In the past, once an article was published, it might not be handled again for a decade, and so keeping in constant touch with authors was not a high priority. However, the world - and the world of learning - is changing very quickly, and any encyclopedia publisher with an editorial division smaller than a good university faculty will lack the in-house expertise necessary to stay on top of the news and at the frontiers of knowledge. In fast-moving fields, like computer science, business, and astronomy, the challenges of keeping up with a field are growing more and more severe; it is even difficult to know enough about a field to know what new developments are really important enough to report. As a consequence, articles are starting to be revised more quickly, and on a more regular basis; indeed, the need for constant diligence is beginning to render the idea of a "finished" article obsolete. In the future, some articles will change every month, others every thirty years, but they will all change. As a result, authors will not be people who create specific pieces of work, but people with whom Britannica contracts for ongoing performances: their duties will revolve less around writing, than providing a variety of services that guarantee the accuracy and timeliness of a subject in which they are expert.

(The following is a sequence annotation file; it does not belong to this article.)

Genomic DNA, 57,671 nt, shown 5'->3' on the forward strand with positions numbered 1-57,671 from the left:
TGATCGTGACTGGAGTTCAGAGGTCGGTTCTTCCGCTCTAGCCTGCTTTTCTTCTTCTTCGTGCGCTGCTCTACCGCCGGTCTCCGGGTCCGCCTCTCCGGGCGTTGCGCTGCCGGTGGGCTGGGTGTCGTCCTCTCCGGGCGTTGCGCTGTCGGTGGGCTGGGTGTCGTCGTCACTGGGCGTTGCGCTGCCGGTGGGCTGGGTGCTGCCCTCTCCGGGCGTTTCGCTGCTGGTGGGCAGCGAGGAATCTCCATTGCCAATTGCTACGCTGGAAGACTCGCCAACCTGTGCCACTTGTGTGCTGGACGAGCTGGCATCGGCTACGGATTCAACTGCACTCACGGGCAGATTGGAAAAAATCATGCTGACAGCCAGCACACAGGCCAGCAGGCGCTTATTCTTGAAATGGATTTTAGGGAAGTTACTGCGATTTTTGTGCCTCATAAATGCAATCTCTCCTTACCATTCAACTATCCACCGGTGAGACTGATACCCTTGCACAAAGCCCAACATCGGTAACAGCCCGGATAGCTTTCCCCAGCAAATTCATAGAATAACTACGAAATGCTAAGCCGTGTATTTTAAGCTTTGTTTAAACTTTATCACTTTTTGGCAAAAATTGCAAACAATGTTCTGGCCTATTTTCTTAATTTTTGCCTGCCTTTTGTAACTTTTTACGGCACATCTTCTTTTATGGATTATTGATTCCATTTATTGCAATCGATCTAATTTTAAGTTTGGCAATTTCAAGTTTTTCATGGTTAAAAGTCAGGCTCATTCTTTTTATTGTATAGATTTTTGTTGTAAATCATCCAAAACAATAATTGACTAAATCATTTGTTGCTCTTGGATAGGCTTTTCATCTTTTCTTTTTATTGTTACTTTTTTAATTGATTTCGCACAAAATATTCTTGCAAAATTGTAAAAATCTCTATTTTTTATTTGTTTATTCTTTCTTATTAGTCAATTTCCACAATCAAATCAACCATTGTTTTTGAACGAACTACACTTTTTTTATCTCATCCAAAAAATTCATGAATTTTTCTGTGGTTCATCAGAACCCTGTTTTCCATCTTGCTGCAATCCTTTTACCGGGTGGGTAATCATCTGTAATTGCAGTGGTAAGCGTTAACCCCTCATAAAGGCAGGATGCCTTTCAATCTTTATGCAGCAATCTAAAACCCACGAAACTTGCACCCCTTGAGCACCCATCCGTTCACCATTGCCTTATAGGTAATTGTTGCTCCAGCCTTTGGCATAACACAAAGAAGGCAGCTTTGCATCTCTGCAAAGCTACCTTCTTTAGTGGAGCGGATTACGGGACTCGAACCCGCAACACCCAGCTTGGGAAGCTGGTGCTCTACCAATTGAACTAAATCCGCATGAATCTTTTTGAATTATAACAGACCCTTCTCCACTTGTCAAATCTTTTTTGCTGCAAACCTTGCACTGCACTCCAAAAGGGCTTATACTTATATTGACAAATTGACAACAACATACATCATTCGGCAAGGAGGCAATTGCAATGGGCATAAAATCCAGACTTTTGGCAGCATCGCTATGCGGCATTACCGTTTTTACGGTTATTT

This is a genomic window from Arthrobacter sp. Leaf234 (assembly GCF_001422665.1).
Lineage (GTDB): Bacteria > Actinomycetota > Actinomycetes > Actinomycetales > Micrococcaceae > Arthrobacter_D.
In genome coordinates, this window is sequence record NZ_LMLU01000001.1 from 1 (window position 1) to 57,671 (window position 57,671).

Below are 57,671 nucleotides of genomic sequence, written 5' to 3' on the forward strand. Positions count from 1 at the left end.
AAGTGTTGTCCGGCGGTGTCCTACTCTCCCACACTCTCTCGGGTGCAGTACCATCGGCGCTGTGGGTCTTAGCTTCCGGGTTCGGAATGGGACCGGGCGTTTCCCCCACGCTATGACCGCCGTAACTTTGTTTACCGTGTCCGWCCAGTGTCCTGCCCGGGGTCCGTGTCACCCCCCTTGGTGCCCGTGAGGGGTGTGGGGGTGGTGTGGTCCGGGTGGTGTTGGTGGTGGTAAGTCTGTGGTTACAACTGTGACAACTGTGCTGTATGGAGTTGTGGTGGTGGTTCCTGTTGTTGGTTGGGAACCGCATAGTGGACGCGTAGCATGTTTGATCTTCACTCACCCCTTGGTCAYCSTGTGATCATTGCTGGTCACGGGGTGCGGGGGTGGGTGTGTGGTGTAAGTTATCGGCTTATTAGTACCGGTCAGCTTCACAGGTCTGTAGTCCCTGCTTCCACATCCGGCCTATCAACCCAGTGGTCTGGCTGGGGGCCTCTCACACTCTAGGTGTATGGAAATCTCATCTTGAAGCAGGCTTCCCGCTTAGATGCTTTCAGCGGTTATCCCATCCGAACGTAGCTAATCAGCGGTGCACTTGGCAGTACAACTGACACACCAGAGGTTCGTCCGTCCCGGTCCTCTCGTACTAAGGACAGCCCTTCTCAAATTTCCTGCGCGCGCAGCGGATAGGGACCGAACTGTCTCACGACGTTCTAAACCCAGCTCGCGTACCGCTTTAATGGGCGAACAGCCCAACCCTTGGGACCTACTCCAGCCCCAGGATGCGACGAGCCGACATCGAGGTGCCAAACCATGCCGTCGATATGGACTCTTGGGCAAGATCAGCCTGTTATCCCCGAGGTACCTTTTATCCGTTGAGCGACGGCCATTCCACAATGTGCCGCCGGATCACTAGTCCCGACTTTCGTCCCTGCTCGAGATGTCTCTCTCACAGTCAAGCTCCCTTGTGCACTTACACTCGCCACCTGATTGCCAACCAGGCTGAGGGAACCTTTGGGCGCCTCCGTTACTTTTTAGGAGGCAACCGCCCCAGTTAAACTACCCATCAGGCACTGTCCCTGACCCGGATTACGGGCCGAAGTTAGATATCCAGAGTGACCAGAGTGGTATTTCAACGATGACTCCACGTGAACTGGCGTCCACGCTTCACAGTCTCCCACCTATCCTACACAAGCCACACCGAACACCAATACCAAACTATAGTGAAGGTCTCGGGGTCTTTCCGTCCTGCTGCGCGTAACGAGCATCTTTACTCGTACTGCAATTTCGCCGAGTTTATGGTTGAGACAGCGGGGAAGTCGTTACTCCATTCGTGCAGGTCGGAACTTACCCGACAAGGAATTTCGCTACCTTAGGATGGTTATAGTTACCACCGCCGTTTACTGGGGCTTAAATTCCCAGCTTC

Contributors are also being pulled more deeply into the development of other kinds of content. Multimedia development is a challenging business, and mistakes can be very costly: authors who can work with artists and developers, and who can verify the accuracy of an animation or database, are far more useful than those who are concerned only with text. The scale of revision also creates new roles for contributors: on large projects, authors who can suggest other contributors, recommend sources for pictures, and provide other advice have already proved invaluable.
In short, it seems clear that authors are not going to disappear in electronic publishing; if anything, they're only going to become more important [ 6 ]. In some ways, these developments fulfill the predictions of academic theorists who argue that hypertext renders the concept of the "author" problematic: authorship of encyclopedia articles no longer points to a single action that produced a single, stable work, nor do texts possess the autonomy characteristic of printed works. At the same time, we're no closer to the much-heralded "death of the author" than we were in the days of print: the duties authors assume will undoubtedly change, but the basic social category will remain [ 7 ].